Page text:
Profound Logic Releases Major Update To Profound.js, Making It A Full-Fledged Low-Code Development Platform
Profound Logic announces their latest upgrade to Profound.js, a Node.js-based low-code platform, designed for application development and enterprise transformation.
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There is an ever-increasing demand on IT to rapidly build and deploy new applications, without additional resources, and on top of their ever-growing backlog of development projects. Profound.js, with its latest upgrade, is a low-code solution to this complex challenge that IT all around the world faces. Profound.js increases IT’s productivity, with hybrid low-code, the ability to seamlessly switch between two programming paradigms, low-code and traditional hand-coding.
Double Down on Low-Code Node.js, the Future of Business Application Development
Profound.js is built on Node.js, along with Profound Logic’s entire integrated suite of business transformation solutions, which includes solutions for web-services/API development, code modernization, mobile application development and green screen modernization.
Profound.js is the first true, low-code platform to run natively on IBM i, with full RPG/DB2 integration, helping companies on IBM i move into the future, without losing years of IT investment. Profound.js runs on Windows, Linux and all cloud platforms, helping IBM i development teams get executive approval for investment. It is not a code generator and therefore does not generate complicated, confusing code in the background. And, because Profound.js is not designed for citizen developers, it helps companies avoid the dreaded problem of ‘shadow IT’.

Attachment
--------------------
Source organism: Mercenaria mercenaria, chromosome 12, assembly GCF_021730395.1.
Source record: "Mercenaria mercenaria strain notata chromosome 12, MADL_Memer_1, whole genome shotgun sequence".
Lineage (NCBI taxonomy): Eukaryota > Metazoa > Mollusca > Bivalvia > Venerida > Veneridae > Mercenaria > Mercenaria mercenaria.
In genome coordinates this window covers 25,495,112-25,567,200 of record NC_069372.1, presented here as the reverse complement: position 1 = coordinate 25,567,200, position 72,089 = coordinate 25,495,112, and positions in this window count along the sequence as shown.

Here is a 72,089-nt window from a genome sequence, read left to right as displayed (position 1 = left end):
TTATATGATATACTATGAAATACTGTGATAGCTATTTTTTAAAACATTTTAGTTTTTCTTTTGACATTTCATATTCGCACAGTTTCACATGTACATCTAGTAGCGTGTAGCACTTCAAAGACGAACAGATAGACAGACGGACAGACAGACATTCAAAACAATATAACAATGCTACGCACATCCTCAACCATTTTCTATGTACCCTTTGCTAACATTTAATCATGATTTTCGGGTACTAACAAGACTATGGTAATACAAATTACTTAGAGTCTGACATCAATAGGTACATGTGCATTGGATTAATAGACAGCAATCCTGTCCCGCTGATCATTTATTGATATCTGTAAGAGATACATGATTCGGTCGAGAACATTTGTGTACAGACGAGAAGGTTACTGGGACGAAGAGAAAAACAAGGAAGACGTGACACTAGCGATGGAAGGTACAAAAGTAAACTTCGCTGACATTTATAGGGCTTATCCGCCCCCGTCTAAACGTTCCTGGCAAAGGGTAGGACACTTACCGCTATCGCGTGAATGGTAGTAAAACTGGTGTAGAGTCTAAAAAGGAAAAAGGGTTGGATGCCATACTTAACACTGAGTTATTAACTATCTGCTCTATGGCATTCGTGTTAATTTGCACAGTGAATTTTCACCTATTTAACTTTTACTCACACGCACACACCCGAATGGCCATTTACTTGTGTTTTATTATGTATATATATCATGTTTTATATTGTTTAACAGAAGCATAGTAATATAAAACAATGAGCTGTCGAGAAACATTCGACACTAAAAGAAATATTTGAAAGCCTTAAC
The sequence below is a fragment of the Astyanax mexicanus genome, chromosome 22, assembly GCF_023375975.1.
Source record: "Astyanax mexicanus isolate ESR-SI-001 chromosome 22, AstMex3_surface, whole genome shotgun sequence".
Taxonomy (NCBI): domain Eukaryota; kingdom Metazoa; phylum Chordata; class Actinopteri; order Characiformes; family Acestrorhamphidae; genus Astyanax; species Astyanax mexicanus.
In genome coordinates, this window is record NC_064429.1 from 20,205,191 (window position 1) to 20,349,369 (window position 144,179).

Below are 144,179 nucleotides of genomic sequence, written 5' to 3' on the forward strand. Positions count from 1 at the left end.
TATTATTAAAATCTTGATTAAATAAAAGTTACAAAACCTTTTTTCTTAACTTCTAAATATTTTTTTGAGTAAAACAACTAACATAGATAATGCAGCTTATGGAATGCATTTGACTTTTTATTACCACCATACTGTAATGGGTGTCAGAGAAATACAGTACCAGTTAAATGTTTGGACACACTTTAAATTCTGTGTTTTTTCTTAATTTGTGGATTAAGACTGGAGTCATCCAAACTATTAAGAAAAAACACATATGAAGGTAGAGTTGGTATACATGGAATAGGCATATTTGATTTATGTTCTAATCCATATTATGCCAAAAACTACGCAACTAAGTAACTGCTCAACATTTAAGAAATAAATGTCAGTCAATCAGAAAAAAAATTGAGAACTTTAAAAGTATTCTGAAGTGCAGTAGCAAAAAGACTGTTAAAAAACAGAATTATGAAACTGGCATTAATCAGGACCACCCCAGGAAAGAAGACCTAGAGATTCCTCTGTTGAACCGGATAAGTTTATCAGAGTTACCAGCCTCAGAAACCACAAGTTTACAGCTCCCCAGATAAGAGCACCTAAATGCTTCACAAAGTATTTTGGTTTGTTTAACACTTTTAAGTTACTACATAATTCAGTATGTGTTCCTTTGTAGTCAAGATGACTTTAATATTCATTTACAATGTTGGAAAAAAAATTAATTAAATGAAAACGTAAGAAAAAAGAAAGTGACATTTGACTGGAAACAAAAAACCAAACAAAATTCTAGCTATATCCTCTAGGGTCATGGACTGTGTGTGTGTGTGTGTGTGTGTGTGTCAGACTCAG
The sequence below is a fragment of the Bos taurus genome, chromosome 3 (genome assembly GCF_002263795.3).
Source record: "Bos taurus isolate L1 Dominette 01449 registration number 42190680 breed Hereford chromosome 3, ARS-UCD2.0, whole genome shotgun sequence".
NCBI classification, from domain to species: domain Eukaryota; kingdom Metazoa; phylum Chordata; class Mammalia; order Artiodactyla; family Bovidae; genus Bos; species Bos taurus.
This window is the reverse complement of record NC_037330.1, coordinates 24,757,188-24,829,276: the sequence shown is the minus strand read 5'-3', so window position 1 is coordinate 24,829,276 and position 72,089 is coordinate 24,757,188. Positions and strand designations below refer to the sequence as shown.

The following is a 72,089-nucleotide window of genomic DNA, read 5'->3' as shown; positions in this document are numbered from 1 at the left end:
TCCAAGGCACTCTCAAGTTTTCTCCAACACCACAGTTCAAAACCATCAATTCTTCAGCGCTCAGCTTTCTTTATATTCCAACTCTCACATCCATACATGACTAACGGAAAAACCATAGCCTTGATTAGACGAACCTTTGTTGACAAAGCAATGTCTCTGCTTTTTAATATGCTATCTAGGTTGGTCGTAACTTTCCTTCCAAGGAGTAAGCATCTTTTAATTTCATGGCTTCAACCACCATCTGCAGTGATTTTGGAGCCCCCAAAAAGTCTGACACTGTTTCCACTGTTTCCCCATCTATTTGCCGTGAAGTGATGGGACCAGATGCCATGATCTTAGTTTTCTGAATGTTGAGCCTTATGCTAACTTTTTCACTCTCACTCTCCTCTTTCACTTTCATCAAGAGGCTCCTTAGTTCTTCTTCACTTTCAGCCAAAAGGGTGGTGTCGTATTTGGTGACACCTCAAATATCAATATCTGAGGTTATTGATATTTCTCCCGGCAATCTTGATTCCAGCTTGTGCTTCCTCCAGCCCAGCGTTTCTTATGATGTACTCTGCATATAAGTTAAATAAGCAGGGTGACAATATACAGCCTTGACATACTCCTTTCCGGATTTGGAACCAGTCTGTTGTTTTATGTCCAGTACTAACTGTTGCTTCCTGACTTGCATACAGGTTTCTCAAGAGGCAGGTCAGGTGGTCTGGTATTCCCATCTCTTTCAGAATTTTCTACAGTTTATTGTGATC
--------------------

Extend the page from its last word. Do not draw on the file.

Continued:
Profound.js is ideal for enterprise software development. It helps companies running legacy applications rebuild desktop applications as web or mobile applications. Additionally, it helps with rewriting and/or modernizing legacy applications with an existing database.
“Our customers, who are all having development resource challenges, have been telling us for years that they would prefer better productivity tools for application development, rather than continuing to hire more and more developers,” Roytman explained.